The writing is on the wall now. In-person classroom learning has been the teaching style traditionally. Even our regulatory bodies had not emphasized enough online learning but that has changed now. So in my view, digital learning is the idea whose time has come. I would strongly recommend everyone to practice pranayama, yoga, and meditation. It helps us accept ourselves, the situation, and the world. It reduces the friction in our lives.
For mental well-being, it is the inner journey that matters. To know that the fountain source of happiness is within you is of the highest importance. Happiness derived from external sources is always temporary.”
In this interview with the CollPoll team, Dr. Pankaj Gupta, President – IIHMR University shares that Digital Education is the idea whose time has come. Join us in this insightful conversation with him on the role of technology in education, being mindful, and taking the inner journey.
As soon as lock-down was initiated, institutions started measuring loss in academics, and how to to make up for it. What measures have you taken at IIHMR University?
IIHMR is a premier university in the space of public health. Hence, not only did we have the responsibility of managing the continuity of university but also working with the state government on the larger public safety matters. Our Chairman – Dr. Gupta is a part of the advisory team formed by Government of Rajasthan. We started taking safety measures such as proper sanitization and social distancing even before the lock-down was announced.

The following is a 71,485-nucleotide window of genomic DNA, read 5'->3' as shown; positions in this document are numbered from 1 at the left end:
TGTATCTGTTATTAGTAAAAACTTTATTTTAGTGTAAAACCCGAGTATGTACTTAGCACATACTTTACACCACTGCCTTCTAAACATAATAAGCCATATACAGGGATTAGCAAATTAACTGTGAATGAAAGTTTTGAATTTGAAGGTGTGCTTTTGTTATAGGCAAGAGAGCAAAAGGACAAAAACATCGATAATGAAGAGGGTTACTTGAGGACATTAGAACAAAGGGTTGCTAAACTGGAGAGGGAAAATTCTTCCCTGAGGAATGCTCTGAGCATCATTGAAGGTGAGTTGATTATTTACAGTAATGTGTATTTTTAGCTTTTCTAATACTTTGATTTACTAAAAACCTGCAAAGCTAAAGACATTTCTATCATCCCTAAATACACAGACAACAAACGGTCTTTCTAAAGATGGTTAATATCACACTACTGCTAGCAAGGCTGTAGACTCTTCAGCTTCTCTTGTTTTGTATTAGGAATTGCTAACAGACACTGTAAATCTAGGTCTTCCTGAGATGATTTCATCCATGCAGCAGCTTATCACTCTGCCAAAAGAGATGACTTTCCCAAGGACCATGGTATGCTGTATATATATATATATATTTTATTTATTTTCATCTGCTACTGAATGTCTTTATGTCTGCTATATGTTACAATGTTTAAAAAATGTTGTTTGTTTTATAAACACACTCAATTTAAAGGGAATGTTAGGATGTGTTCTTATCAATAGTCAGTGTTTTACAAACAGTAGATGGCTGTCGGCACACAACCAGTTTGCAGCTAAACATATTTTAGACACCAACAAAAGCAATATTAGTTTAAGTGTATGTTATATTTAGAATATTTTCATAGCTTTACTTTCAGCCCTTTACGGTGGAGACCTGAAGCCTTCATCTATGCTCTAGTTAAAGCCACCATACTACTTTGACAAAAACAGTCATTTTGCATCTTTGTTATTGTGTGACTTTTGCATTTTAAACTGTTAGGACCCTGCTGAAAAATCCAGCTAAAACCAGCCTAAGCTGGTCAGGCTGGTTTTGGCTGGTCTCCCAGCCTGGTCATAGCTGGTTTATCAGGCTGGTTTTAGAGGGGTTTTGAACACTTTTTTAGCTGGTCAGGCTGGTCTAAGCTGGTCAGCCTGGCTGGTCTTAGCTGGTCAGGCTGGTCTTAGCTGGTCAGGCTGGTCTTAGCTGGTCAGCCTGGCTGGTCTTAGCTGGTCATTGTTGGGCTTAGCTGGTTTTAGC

Online classes were introduced to ensure academic activities are not impacted. A well-planned schedule has been implemented for online meetings across all the administrative functions. We have constantly been in touch with all our students, faculty members and even alumni. Some of our students have gone for their summer internships and we are doing our best to make sure they are safe.
Board of Studies and other important meetings will be done online to finalise the plan for the new academic year.
As a part of our social responsibility initiatives, we have conducted sessions on personal hygiene, distributed food and contributed to the PM Care & Chief Minister’s Fund. The university has organised several webinars with global experts to disseminate knowledge. Many of our faculty members have written articles in well-read media platforms and are in the process of publishing research papers in reputed journals on topics related to COVID19 pandemic.
Overall, with the proactive planning of the team, we have successfully transitioned into the digital world with enhanced productivity.
While the online learning has picked up, do you think an online environment can replace the in-person experience of a classroom?
The writing is on the wall now. In-person classroom learning has been the teaching style traditionally. Even our regulatory bodies had not emphasized enough on online learning but that has changed now. Hence, in my view, digital learning is the idea whose time has come.
Going forward, almost all the progressive institutions will adopt blended learning model where in-person classroom teaching will be complemented by online classes. The combination of pre-recorded lectures, simulations, virtual reality (VR) supported classrooms and live lectures will be the new normal.
I hope to see IIHMR CollPoll grow further and support all these functionalities.
How has your experience been working with CollPoll team?